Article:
To measure transport, we first create self-assembled monolayers (SAMs) of each molecule on thin Au layers (200 nm, Si-substrates). To obtain high-quality, densely packed SAMs, we use a procedure established recently (Supplementary Methods) (25). Next, a conducting atomic force microscopy (AFM) probe is brought in close contact to a SAM. In this way, we can perform charge transport experiments through the molecular layer, using the Au-covered substrate and the AFM-tip as electrodes (Fig. 1b). We typically connect to a few hundred molecules, while measuring current, , versus bias voltage (26). However, the exact number does vary. For this reason, we present our results in two-dimensional (2D) histograms. Figure 1c shows such a 2D-histogram for AC-DT. To construct this plot, we have logarithmically binned the -values (determined numerically) for each bias applied (see Supplementary Methods). This effectively results in a sequence of 1D-histograms, plotted for each . To illustrate this, Fig. 1d shows a cross-section of Fig. 1c at V (blue histogram; see dashed line in Fig. 1c). This is the zero-bias 1D-histogram for AC-DT (27). Representing our data in 2D-histograms has two major advantages. First, it allows us to show a full data set in one plot, without a need for either determining an average curve or for data selection (27)
Figure 1d compares the zero-bias conductance histograms for both AQ-DT (red) and AC-DT (blue). Interestingly, AQ-DT exhibits conductance values that are
almost two orders of magnitude lower than those of AC-DT. This is quite remarkable, since the energy difference between the HOMO and LUMO levels is very
similar for these molecules (HOMO: highest occupied molecular orbital; LUMO: lowest unoccupied molecular orbital)
We now compare these calculations with the experiments in Fig. 1d. In Fig. 2a, the -values are around two orders of magnitude lower for
AQ-DT than for AC-DT. This is in reasonable agreement with the strongly reduced conductance values for AQ-DT in Fig. 1d. We thus have a first indication of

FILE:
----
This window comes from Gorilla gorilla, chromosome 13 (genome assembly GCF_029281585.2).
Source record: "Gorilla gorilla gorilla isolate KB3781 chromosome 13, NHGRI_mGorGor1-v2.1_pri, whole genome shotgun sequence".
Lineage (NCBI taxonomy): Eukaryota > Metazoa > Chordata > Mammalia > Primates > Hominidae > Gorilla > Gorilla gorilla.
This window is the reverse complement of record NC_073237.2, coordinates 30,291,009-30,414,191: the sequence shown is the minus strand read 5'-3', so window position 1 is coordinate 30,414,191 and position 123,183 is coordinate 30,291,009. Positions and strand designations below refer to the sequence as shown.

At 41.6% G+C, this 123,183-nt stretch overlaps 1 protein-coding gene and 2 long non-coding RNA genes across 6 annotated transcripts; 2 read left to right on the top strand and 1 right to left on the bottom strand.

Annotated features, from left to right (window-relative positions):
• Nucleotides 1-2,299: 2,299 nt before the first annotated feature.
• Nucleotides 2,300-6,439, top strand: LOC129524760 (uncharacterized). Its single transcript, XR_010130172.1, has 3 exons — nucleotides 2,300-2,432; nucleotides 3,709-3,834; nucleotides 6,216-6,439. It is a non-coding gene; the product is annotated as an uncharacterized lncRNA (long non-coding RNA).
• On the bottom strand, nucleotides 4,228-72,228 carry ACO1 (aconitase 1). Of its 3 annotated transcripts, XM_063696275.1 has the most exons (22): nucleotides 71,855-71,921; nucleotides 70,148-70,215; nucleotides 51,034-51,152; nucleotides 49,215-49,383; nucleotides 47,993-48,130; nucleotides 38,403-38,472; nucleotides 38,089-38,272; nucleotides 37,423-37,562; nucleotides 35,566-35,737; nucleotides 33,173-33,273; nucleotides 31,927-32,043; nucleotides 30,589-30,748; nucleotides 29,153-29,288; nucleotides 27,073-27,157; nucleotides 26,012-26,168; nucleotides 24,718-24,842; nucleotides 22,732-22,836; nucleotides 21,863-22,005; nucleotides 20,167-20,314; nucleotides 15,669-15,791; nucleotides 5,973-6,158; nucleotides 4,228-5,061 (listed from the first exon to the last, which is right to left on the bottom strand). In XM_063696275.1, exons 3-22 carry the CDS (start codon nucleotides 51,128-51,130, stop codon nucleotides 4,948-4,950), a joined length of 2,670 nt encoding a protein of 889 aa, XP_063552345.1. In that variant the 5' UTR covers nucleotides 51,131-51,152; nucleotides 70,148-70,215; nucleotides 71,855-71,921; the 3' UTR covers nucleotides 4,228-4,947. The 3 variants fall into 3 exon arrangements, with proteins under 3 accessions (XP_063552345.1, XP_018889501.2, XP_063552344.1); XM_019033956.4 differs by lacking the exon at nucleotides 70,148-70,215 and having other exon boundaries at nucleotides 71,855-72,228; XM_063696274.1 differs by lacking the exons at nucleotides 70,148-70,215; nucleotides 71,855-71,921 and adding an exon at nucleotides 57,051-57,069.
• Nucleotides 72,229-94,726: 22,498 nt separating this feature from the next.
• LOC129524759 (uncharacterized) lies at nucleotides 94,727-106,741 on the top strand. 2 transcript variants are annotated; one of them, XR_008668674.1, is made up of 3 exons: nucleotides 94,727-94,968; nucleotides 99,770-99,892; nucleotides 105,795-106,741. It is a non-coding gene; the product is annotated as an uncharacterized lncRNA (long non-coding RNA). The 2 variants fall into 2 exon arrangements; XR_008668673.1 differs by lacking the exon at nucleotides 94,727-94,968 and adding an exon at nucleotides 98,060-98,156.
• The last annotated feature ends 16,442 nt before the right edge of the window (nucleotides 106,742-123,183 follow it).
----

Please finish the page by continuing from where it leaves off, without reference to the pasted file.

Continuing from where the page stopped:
interference in AQ-DT. To investigate this further, we inspect the full 2D-histogram of AQ-DT (Fig. 3a). For the full voltage range, its -values are
dramatically lower than those of AC-DT (Fig. 1c). However, the 2D-histogram has a parabola-like appearance similar to AC-DT, i.e. we observe no anomaly
that can be connected to the calculated transmission dip. Hence, although the surprisingly low conductance of AQ-DT is most likely due
to quantum interference, the evidence is only indirect. This situation is comparable to the one in Refs. (21); (22)
Let us next consider AQ-MT molecules, which should also exhibit an anti-resonance (Fig. 2a). Figure 3b shows the 2D-histogram of the -curves for AQ-MT (Supplementary Figures). Remarkably, these data do show a clear anomaly at zero bias voltage. In particular, the curvature of the -traces in Fig. 3b is negative for all (except around ). What is equally striking in Fig. 3b is the large voltage range over which the anomaly extends. Even up to V, the -curves are dominated by the minimum at V. This points to a characteristic energy scale of eV, which corresponds well with the width of the interference-induced dip in in Fig. 2a. Moreover, this large energy scale rules out Kondo effects and Coulomb blockade as possible explanations for the anomaly
To further validate this interpretation, we calculate -curves for AQ-MT from (see Supplementary Methods). A key role in these
calculations is played by the position of the anti-resonance in relative to . This position is difficult to predict theoretically. This is
related to the well-known problems of the applied methodology to describe energy level alignments and to the uncertainty of the size of the surface dipoles
in the experiments
In summary, our charge transport data provide direct evidence for destructive quantum interference in two-terminal molecular junctions. The
interference effects are intimately linked to the shapes and energies of the molecular orbitals and can thus be controlled by chemical design. The